A Dutch publishing house has apologized for a new book that claimed to identify a Jewish notary as the prime suspect for the betrayal of Anne Frank and her family to the Nazis.
“We offer our sincere apologies to anyone who feels offended by the book,” publisher Ambo Anthos wrote in a letter to Rosemary Sullivan, the Canadian author of “The Betrayal of Anne Frank.”
Ambo Anthos said in the letter that they were carried away by the “momentum” around the international publication of the book and should have taken “a more critical stance.”
Ambo Anthos further said that it has decided to delay further prints of the book as it waits for “answers from the research team to the questions that have arisen” since the publication of the book.
HarperCollins, the United States publisher that bought the English language rights to the book, “determined the content,” according to Ambo Anthos in the letter.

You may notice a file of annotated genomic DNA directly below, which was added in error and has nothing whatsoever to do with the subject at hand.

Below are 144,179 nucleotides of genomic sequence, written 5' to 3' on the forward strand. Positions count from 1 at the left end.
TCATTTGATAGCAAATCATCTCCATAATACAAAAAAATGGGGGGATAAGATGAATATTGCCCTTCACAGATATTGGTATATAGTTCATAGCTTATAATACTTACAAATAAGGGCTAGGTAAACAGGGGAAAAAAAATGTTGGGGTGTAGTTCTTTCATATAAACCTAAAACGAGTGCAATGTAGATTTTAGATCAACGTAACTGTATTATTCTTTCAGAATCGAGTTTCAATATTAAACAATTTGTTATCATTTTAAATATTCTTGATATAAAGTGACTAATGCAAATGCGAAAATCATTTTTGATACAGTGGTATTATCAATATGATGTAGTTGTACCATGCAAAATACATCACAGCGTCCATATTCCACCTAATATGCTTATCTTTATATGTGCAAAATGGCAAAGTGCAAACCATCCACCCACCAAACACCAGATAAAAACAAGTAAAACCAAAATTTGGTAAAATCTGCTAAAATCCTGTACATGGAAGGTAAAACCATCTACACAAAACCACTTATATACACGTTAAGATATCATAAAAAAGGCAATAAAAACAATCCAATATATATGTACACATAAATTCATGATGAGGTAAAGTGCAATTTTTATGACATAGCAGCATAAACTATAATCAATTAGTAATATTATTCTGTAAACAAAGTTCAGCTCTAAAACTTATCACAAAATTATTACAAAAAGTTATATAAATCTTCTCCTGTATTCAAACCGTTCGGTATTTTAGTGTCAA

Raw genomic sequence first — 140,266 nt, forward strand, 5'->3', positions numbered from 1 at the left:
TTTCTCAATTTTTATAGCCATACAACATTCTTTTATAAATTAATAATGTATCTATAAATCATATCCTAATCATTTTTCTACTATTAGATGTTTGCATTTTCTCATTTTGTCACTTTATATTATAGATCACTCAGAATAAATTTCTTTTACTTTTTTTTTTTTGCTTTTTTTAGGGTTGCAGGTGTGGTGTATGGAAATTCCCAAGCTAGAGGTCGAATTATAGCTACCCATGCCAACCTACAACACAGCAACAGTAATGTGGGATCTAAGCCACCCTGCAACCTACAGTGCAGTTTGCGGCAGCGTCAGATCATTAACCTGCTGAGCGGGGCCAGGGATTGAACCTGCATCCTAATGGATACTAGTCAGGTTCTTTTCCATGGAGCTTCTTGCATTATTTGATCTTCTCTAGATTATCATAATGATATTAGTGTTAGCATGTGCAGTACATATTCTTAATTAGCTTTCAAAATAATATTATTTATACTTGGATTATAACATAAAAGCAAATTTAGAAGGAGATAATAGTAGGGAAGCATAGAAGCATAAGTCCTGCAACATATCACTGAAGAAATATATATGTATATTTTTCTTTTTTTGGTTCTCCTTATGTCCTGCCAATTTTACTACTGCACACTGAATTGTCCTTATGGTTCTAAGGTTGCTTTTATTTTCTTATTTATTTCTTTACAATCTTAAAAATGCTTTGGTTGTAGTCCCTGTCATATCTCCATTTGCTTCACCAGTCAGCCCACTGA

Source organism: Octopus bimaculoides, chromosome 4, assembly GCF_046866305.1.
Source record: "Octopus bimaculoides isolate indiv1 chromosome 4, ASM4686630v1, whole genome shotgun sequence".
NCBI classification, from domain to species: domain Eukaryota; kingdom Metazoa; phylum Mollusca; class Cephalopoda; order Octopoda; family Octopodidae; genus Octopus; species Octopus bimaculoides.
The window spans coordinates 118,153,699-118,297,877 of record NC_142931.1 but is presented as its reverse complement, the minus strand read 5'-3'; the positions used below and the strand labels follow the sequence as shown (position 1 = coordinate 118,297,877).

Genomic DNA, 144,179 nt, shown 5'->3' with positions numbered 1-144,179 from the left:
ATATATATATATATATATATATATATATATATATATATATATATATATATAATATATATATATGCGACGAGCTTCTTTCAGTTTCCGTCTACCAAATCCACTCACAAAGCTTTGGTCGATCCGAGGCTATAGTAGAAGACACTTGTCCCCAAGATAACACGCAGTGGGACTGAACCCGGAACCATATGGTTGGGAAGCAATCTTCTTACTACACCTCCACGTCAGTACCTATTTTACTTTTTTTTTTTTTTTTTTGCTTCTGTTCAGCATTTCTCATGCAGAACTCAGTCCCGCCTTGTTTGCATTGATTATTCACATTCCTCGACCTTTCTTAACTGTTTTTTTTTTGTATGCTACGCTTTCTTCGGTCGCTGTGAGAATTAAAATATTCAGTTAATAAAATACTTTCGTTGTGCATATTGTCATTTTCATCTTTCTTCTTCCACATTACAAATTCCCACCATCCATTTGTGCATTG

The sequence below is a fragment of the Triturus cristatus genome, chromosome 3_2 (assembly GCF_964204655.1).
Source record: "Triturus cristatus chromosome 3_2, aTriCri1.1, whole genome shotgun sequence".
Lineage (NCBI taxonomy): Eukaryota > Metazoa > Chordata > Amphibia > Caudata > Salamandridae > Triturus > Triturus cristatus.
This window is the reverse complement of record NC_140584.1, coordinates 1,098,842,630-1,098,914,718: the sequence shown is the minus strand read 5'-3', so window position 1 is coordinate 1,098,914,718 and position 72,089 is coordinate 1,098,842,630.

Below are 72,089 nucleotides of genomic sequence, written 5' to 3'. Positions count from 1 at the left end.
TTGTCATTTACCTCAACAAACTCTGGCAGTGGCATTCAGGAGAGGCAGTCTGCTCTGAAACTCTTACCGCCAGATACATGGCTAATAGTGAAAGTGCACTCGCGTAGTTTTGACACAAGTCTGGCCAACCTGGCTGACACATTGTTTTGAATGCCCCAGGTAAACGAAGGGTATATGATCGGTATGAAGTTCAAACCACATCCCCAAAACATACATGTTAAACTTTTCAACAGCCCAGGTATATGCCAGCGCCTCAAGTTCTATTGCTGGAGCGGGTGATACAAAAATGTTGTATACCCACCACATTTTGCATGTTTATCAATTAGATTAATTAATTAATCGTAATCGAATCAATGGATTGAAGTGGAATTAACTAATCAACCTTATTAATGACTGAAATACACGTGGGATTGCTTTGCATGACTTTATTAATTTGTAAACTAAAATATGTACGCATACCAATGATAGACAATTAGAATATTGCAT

Pieter van Twisk, who was part of the investigating team behind the book, said that he was perplexed by the Ambos Anthos’ statement, according to Dutch public broadcaster NOS.
Van Twisk further said that the team had never claimed to have uncovered the complete truth and estimated a “probability percentage of at least 85%” to the theory that Arnold van den Bergh was the prime suspect.
Based on a six-year investigation led by retired Federal Bureau of Investigation Detective Vince Pankoke, the book claimed that, van den Bergh, a member of the Jewish Council in Amsterdam, may had given the address of the Franks’ hiding place to the Nazis.
Since the publication of the book on Jan. 18, many have criticized the claim and raised doubts.
Switzerland-based Anne Frank Fund told the Swiss press on Jan. 23 that the book was “full of mistakes.”
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